There have never been more butter and margarine options. But do you really know the difference between them? Or which one is the best health choice in diet?

Butter and margarine taste a lot alike, and are very similar nutritionally and in calorie. Both contain about 100 calories in each tablespoon. Since so many versions of regular butter and margarine are available, it’s often difficult to determine which the best option is.

The butter vs margarine debate

Butter is a dairy product made by churning fresh or fermented cream or milk mammals, including cows, sheep, goats, buffalo and yaks, to separate the butterfat from the buttermilk. Typically, the color of the butter is pale yellow, but can range from white to deep yellow, depending on the animal’s diet.

Once you’ve tasted really good butter, it’ like a light has come on. Good-quality butter tastes amazing.

According to Harvard University, butter is rich in saturated fats can drive up total cholesterol, harmful LDL cholesterol, and leads to blockage of arteries in the heart and elsewhere in the body. For that reason, most nutrition experts and dietitians recommend limiting foods contain saturated fat.

As butter is an animal fat, it contains cholesterol and is higher in saturated fat than margarine and it can raise your cholesterol, increase your chance of heart disease. Therefore, replacing saturated fat with polyunsaturated fat may indeed reduce risk of heart disease.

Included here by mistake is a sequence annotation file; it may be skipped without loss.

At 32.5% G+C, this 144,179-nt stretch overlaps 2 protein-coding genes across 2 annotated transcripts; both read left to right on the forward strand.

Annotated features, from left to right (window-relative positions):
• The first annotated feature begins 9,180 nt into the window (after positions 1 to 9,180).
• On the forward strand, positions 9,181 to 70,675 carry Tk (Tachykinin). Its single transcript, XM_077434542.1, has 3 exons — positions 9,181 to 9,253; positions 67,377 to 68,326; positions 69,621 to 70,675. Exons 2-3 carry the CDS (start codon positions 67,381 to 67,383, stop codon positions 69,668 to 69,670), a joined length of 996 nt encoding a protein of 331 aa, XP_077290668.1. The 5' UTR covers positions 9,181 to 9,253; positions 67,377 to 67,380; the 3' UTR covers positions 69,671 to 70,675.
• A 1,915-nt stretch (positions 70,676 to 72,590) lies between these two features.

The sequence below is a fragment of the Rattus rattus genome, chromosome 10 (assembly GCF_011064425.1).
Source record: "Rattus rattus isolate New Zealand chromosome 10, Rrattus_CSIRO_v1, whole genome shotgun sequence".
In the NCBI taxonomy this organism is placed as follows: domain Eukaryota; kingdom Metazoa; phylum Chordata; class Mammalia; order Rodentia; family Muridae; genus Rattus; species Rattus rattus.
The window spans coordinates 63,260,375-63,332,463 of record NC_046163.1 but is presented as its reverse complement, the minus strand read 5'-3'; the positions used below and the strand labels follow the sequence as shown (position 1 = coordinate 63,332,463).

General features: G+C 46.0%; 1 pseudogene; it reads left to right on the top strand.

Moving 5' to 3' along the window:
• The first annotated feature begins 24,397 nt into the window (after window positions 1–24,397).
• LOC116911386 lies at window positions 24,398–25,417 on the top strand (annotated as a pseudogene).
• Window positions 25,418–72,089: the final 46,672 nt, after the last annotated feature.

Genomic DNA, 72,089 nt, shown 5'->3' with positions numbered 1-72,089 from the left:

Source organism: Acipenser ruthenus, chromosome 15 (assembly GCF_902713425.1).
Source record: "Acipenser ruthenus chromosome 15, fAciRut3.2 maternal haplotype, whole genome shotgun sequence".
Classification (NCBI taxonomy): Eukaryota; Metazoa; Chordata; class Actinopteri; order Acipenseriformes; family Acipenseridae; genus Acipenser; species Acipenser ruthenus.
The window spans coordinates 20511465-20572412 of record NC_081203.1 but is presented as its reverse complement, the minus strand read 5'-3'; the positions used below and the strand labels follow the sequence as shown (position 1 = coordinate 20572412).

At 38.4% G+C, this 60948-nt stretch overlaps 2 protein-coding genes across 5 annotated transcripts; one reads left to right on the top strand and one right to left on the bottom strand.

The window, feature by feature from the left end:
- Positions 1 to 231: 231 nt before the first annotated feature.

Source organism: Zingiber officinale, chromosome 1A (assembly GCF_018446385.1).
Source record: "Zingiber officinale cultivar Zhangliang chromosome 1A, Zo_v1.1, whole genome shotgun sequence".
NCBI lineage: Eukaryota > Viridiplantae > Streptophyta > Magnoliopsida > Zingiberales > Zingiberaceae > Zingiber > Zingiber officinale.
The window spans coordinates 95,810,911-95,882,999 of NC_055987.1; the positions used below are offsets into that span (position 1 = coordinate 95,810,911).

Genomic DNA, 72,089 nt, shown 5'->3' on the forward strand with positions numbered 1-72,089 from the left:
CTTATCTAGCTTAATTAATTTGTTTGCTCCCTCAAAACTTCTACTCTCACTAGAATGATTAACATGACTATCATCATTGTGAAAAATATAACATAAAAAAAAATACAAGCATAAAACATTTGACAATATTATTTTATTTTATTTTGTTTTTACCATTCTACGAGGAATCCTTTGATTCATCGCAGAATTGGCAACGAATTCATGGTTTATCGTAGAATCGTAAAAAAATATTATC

Types of butter

Unsalted butter (sweet cream butter): Made from only milk or cream and contains at least 80 percent milk fat. It can be seen in every cooking job, from baking to sautéing.

Salted butter: It is an original butter with the addition of salt. It is used for buttering bread.

Organic butter: Comes from cattle raised without antibiotics or growth hormones and given 100% organic feed grown without toxic pesticides or synthetic fertilizers. It is available unsalted and salted. It is better to opt for unsalted butter.

butter vs margarine_2Whipped butter: This variety has air or some other gas, such as nitrogen, added to it to make it less dense than standard butter. Therefore, it has about half of calories per tablespoon and a lighter texture. Best for spreading on toast and finishing dishes, but it is not recommended for baking or cooking.

European-style butter: It is loaded with extra milk fat and has less moisture than standard butter. It can be used for all cooking tasks.

Spreadable butter: A combination of regular butter and vegetable oil. It is not recommended for baking or cooking.

Light butter: This option has half the calories of standard butter because it contains less milk fat. The rest is made up of water, lactic acid, and other fillers. It is low in calories. It is not recommended for baking or cooking.

Butter like spread (Vegetable-oil blends): This contains about 5% to no butter and it is made substantially from a blend of vegetable oils (canola oil, olive oil). Its benefits include, less saturated fat, and trace amount of cholesterol. But it is not low in calories. It is not recommended for baking or cooking.